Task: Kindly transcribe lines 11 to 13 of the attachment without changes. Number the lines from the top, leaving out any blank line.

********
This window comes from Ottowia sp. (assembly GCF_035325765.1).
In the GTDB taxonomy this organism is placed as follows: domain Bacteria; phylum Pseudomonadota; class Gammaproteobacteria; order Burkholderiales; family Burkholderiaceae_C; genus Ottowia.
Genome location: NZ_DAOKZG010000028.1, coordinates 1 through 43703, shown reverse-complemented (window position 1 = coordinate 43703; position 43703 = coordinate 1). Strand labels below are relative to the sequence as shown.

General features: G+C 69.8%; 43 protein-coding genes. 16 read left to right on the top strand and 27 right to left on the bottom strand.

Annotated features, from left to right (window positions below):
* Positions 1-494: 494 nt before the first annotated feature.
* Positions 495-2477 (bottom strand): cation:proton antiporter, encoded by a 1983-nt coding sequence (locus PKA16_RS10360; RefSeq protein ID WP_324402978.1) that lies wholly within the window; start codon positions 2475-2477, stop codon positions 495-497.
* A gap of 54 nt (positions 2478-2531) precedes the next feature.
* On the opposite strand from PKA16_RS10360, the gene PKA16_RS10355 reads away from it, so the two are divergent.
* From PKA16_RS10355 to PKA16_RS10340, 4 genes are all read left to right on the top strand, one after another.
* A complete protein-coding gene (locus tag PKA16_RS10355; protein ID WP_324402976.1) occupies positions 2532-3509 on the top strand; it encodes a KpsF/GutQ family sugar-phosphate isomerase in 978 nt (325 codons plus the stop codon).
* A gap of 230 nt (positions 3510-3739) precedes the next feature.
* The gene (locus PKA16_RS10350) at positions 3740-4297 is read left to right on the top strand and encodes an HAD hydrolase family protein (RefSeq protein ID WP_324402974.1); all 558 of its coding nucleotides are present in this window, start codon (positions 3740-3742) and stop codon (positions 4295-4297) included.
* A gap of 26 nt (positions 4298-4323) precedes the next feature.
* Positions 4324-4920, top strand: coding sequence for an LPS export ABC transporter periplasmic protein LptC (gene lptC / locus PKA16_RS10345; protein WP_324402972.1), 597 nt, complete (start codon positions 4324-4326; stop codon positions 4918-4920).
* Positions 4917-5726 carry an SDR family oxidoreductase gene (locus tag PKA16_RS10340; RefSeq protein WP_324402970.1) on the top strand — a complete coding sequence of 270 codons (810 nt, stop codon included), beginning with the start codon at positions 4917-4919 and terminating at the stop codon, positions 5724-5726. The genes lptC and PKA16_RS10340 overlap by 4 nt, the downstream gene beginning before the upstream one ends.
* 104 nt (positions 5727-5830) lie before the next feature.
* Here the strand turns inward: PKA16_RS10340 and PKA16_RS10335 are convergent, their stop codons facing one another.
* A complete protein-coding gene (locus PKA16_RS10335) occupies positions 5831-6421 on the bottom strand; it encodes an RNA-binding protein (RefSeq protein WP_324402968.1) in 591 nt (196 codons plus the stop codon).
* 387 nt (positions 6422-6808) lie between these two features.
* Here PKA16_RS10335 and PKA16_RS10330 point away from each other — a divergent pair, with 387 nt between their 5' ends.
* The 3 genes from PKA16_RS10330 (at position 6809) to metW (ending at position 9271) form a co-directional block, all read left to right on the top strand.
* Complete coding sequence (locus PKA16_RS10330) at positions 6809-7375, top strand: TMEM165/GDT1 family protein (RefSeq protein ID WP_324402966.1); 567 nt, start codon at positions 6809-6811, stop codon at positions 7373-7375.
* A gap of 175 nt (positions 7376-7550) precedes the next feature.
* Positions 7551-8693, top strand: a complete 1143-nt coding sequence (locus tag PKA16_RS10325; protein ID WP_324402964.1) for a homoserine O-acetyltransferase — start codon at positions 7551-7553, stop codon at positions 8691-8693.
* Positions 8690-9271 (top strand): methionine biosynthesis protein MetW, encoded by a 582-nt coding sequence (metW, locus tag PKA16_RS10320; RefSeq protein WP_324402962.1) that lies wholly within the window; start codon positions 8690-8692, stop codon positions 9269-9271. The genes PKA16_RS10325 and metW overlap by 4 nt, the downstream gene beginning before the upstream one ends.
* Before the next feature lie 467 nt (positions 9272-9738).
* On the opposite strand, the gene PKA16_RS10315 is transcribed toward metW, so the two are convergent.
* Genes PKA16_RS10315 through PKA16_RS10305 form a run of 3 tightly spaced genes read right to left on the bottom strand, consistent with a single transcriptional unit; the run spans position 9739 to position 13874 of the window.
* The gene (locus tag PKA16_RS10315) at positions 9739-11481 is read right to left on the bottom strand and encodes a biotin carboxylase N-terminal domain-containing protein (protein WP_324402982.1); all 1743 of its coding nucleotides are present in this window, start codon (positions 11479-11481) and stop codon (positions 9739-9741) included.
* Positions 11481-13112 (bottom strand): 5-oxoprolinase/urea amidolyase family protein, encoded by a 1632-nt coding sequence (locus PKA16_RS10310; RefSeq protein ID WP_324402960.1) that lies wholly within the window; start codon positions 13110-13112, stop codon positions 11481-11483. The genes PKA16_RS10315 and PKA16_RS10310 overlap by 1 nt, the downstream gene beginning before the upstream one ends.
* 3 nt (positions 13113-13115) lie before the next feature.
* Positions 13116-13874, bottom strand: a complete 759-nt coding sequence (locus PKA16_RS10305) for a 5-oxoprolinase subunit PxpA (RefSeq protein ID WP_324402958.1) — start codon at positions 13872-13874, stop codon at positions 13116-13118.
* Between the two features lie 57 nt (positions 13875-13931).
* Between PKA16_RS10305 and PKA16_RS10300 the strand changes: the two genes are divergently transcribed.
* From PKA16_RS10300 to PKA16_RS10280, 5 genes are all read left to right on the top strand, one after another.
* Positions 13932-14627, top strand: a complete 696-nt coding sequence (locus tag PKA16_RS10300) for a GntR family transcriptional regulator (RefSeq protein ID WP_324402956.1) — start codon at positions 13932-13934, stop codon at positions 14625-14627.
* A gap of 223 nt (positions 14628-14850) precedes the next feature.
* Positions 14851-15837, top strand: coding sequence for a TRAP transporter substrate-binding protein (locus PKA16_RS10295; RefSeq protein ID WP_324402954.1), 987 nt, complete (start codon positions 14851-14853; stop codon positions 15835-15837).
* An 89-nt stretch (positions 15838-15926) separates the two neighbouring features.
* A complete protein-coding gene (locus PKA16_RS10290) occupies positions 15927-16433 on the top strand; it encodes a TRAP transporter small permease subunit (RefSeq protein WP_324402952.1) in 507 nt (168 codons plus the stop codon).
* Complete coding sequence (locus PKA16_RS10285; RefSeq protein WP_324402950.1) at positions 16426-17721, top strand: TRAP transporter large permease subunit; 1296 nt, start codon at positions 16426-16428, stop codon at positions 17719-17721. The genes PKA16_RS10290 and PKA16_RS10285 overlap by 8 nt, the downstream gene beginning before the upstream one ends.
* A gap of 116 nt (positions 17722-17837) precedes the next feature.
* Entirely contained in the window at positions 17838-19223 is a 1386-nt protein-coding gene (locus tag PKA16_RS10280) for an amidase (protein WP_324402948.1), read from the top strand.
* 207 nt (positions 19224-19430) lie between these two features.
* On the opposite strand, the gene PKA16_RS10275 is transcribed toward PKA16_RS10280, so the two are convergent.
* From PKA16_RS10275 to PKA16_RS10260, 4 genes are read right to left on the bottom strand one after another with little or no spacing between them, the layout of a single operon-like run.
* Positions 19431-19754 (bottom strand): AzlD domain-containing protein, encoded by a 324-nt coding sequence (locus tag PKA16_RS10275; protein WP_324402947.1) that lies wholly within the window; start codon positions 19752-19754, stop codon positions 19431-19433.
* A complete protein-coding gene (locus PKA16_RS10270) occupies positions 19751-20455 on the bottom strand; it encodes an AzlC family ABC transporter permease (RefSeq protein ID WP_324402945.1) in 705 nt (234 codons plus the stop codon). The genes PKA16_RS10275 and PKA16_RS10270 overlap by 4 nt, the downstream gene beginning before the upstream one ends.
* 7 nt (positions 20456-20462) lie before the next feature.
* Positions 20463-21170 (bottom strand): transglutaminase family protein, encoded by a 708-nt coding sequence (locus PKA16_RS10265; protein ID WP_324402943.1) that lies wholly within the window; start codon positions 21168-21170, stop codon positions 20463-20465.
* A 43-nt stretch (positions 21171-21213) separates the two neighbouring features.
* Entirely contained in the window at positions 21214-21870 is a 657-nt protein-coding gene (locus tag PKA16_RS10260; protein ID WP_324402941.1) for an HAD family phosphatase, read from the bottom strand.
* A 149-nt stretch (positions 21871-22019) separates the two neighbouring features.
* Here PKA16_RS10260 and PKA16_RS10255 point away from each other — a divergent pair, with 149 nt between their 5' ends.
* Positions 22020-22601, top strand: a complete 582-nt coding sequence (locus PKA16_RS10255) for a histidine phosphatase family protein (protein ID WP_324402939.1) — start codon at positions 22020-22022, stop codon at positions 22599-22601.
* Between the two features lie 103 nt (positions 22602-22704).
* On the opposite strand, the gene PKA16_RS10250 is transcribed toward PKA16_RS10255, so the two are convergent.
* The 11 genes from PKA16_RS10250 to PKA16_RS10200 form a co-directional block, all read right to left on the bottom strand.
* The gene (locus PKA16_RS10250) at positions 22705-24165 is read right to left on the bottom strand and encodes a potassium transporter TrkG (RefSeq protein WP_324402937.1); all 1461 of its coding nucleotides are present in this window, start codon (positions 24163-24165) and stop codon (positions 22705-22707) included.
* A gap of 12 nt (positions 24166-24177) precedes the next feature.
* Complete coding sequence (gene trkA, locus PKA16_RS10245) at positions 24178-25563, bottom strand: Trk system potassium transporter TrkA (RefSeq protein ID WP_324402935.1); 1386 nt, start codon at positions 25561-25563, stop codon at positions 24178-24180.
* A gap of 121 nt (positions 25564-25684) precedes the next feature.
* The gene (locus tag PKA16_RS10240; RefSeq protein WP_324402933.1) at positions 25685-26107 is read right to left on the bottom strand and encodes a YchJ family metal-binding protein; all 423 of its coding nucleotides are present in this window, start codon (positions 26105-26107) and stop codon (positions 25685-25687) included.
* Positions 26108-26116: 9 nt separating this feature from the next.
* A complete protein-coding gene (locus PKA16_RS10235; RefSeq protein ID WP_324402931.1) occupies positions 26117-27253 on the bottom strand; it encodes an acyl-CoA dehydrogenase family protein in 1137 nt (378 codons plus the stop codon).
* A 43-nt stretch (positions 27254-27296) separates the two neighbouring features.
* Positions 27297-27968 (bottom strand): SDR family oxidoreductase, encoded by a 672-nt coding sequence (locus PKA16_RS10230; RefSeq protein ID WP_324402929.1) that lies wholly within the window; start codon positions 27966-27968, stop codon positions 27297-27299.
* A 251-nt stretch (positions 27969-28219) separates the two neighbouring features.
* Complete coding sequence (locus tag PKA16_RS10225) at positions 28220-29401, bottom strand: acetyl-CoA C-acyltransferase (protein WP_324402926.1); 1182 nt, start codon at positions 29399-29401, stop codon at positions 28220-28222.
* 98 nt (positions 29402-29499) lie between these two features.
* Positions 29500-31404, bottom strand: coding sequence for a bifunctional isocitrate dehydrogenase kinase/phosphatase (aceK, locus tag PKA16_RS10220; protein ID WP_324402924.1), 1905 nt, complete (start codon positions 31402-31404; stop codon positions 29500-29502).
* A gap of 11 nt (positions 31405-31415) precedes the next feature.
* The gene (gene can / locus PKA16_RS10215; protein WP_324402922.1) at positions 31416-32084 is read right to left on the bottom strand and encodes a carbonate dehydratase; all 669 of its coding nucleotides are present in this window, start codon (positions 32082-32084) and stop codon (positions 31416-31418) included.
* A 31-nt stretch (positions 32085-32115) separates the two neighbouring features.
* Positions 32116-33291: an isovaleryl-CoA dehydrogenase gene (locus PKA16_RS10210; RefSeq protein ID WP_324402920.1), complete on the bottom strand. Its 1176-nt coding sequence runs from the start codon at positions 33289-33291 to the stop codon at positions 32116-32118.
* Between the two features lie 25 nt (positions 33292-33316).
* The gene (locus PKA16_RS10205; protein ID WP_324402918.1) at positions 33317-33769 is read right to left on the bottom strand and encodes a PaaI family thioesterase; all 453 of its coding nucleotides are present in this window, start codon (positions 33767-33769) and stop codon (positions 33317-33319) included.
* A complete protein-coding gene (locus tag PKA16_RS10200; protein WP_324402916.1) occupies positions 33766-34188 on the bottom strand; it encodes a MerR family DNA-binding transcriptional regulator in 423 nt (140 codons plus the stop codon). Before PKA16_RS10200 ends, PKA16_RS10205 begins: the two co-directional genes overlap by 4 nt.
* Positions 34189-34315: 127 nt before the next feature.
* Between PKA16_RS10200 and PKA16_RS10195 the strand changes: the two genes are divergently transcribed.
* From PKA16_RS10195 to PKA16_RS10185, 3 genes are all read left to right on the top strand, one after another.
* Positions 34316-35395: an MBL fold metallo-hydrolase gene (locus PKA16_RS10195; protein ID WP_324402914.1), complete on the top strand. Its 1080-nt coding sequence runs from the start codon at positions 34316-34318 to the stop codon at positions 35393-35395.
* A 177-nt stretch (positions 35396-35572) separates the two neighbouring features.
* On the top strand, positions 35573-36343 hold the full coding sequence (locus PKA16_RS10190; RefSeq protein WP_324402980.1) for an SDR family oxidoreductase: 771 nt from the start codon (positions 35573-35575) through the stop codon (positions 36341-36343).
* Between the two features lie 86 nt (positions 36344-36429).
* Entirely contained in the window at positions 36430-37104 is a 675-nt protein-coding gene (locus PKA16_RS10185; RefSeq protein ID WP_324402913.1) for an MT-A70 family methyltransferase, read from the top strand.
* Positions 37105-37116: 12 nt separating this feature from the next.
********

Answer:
* A complete protein-coding gene (locus tag PKA16_RS10355; protein ID WP_324402976.1) occupies positions 2532-3509 on the top strand; it encodes a KpsF/GutQ family sugar-phosphate isomerase in 978 nt (325 codons plus the stop codon).
* A gap of 230 nt (positions 3510-3739) precedes the next feature.
* The gene (locus PKA16_RS10350) at positions 3740-4297 is read left to right on the top strand and encodes an HAD hydrolase family protein (RefSeq protein ID WP_324402974.1); all 558 of its coding nucleotides are present in this window, start codon (positions 3740-3742) and stop codon (positions 4295-4297) included.